American journalism

著者

書誌事項

American journalism

(The library of America, 137-138 . Reporting civil rights ; pt. 1-2)

Library of America, c2003

  • 1941-1963
  • 1963-1973

タイトル別名

Reporting civil rights

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注記

Pagination: pt. 1: xvi, 996 p., [32] p. of plates; pt. 2: xv, 986 p., [32] p. of plates

Advisory board for Reporting civil rights: Clayborne Carson, David Garrow, Bill Kovach, Carol Polsgrove

Includes bibliographical references and indexes

内容説明・目次

巻冊次

1941-1963 ISBN 9781931082280

内容説明

First published for the fortieth anniversary of the March on Washington, this Library of America volume along with its companion chronicles over thirty tumultuous years in the struggle of African-Americans for freedom and equal rights. The first volume follows the rise of the modern civil rights movement from A. Philip Randolph's defiant 1941 call for a protest march on Washington to the summer of 1963 and the eve of the march that finally shook the nation's conscience. Ralph Ellison, Langston Hughes, Pauli Murray, and Bayard Rustin record the growing determination of African-Americans in the 1940s to oppose racial injustice; Murray Kempton and William Bradford Huie report on the lynching of Emmett Till; Ted Poston offers an inside look at the courage and resourcefulness of the Montgomery bus boycotters; Relman Morin in Little Rock and John Steinbeck in New Orleans witness the terrors of mob rage; David Halberstam and Louis Lomax describe the wildfire spread of the sit-in movement; James Baldwin investigates the Nation of Islam. Robert Penn Warren's "Segregation," a Southern moderate's soul-searching interrogation of the traditions of his native region, is included in its entirety, as is Martin Luther King, Jr.'s classic defense of civil disobedience, "Letter from Birmingham Jail." Remarkable but little-known reporters from the African-American press, among them James Hicks of the Amsterdam News, George Collins of the Baltimore Afro-American, L. O. Swingler of the Atlanta Daily World, and Trezzvant Anderson of the Pittsburgh Courier, are reprinted here for the first time, along with astonishing eyewitness accounts of movement activism by Fannie Lou Hamer, Tom Hayden, and Howard Zinn. Each volume contains a detailed chronology of events, biographical profiles and photographs of the journalists, explanatory notes, and an index. LIBRARY OF AMERICA is an independent nonprofit cultural organization founded in 1979 to preserve our nation's literary heritage by publishing, and keeping permanently in print, America's best and most significant writing. The Library of America series includes more than 300 volumes to date, authoritative editions that average 1,000 pages in length, feature cloth covers, sewn bindings, and ribbon markers, and are printed on premium acid-free paper that will last for centuries.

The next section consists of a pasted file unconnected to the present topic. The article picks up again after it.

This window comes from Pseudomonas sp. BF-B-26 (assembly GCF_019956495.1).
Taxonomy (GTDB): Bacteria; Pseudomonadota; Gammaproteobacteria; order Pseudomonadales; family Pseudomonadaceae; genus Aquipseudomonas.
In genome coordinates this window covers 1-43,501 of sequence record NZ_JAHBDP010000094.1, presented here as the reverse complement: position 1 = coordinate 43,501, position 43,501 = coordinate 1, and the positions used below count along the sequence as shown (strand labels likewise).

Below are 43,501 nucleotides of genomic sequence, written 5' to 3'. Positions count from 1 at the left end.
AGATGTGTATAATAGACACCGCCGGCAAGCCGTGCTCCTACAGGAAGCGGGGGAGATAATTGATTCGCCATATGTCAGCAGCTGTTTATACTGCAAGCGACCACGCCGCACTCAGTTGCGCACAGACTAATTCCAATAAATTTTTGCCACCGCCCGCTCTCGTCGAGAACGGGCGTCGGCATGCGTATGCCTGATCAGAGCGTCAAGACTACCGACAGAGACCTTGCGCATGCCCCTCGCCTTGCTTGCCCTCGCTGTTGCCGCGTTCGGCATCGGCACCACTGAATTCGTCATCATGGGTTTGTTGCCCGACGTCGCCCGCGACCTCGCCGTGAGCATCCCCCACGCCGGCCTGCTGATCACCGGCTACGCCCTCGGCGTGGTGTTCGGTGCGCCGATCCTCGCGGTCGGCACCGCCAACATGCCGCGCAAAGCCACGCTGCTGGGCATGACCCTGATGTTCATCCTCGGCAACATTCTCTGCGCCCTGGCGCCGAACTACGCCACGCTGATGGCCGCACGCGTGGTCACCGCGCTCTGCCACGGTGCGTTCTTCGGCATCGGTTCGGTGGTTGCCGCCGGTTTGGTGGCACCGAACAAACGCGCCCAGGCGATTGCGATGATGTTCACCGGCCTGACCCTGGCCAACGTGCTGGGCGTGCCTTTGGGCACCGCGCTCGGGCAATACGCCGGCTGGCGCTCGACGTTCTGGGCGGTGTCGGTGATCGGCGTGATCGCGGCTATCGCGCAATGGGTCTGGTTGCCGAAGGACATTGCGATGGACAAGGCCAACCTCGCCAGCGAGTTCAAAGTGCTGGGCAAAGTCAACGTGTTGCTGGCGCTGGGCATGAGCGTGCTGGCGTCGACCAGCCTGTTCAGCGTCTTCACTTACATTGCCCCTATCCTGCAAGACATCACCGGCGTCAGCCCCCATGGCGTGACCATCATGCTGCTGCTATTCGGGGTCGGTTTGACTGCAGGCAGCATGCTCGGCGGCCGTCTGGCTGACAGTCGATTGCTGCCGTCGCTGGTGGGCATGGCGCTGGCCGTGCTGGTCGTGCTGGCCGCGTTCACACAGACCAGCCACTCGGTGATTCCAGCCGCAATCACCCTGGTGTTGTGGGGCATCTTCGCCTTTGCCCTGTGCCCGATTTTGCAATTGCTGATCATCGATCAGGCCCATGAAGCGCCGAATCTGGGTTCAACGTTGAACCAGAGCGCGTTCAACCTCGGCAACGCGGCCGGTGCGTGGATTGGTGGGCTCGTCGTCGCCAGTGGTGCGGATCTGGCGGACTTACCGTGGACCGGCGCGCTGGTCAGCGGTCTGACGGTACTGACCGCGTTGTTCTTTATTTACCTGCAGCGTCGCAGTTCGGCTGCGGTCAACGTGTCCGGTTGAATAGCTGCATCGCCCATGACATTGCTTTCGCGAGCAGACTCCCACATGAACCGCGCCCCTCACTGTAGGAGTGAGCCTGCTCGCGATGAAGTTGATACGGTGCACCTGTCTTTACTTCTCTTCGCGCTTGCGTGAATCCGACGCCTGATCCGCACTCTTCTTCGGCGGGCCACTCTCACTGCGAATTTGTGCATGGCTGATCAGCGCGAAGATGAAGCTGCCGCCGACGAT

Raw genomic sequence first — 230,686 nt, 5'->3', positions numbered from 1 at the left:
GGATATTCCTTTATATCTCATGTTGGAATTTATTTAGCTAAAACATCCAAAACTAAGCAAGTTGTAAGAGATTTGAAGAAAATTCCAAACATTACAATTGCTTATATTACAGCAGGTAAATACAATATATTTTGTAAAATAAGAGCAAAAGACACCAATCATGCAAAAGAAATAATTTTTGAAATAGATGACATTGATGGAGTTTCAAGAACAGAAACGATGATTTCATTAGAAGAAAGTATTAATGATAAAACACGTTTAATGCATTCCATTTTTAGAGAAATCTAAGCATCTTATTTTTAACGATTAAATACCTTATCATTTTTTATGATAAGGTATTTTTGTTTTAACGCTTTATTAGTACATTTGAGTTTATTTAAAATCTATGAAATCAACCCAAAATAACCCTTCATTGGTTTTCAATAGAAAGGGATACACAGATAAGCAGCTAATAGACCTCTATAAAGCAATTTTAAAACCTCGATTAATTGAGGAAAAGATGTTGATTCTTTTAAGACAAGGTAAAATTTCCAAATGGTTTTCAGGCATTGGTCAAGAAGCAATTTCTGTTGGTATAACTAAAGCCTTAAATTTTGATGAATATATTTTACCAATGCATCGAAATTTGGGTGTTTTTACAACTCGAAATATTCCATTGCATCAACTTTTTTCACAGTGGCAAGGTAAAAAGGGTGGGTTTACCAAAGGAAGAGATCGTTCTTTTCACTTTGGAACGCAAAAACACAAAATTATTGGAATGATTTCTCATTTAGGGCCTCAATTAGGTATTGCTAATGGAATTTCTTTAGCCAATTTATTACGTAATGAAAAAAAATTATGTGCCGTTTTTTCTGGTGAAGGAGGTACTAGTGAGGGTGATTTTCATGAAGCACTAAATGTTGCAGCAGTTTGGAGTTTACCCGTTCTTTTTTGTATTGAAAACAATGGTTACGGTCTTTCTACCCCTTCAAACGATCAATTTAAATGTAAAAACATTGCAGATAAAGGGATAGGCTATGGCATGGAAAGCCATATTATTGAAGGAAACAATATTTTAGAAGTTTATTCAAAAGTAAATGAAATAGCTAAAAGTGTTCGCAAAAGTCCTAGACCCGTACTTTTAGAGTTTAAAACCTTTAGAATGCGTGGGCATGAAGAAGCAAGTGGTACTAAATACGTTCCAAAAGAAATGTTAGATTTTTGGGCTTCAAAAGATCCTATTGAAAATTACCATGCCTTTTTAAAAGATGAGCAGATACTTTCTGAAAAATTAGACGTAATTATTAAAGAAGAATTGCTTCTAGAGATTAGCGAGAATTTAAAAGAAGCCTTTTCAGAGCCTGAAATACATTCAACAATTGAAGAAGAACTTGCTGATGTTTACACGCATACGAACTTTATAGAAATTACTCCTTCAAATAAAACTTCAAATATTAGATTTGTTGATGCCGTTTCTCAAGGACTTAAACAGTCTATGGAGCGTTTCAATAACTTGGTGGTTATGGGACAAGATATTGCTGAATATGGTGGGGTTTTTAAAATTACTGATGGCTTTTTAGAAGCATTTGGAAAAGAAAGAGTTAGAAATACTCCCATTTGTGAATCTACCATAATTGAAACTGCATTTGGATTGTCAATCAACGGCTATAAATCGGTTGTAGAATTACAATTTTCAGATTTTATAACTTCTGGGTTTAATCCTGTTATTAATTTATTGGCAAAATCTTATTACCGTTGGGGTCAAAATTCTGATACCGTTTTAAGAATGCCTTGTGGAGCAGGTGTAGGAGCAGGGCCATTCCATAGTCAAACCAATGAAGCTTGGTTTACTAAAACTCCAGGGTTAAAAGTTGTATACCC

巻冊次

1963-1973 ISBN 9781931082297

内容説明

This Library of America volume, along with its companion, offers a uniquely panoramic perspective of the fight to bring an end to racial segregation in the United States. It gathers the work of over 150 diverse writers, representing the best in American journalism. This second volume charts the movement's course from the historic 1963 March on Washington through the violence of the late 1960s to the complex reflections of the early 1970s. Karl Fleming and James D. Williams report on the murder of four young girls in the Birmingham church bombing; John Hersey and Alice Lake bear witness to Mississippi's "Freedom Summer"; Andrew Kopkind, Elizabeth Hardwick, and Renata Adler offer impressions of the Selma-to-Montgomery March; Robert Richardson, Jimmy Breslin, and Bob Clark capture the chaos of the Watts and Detroit riots. At the 1966 Meredith March, Paul Good observes the tension emerging between believers in non-violent resistance and advocates of the new Black Power. Gordon Parks responds to the assassination of Malcolm X; Joan Didion, Gilbert Moore, and Nora Sayre evoke the phenomenon of the Black Panthers. Earl Caldwell, the only reporter present, describes King's assassination, while Garry Wills and Pat Waters detail its traumatic aftermath. Willie Morris and Marshall Frady look at integration in the new South, while Tom Wolfe caustically explores new forms of racial confrontation and Richard Margolis depicts the emergence of a new consciousness among African-American college students. Each volume contains a detailed chronology of events, biographical profiles and photographs of the journalists, explanatory notes, and an index. LIBRARY OF AMERICA is an independent nonprofit cultural organization founded in 1979 to preserve our nation's literary heritage by publishing, and keeping permanently in print, America's best and most significant writing. The Library of America series includes more than 300 volumes to date, authoritative editions that average 1,000 pages in length, feature cloth covers, sewn bindings, and ribbon markers, and are printed on premium acid-free paper that will last for centuries.

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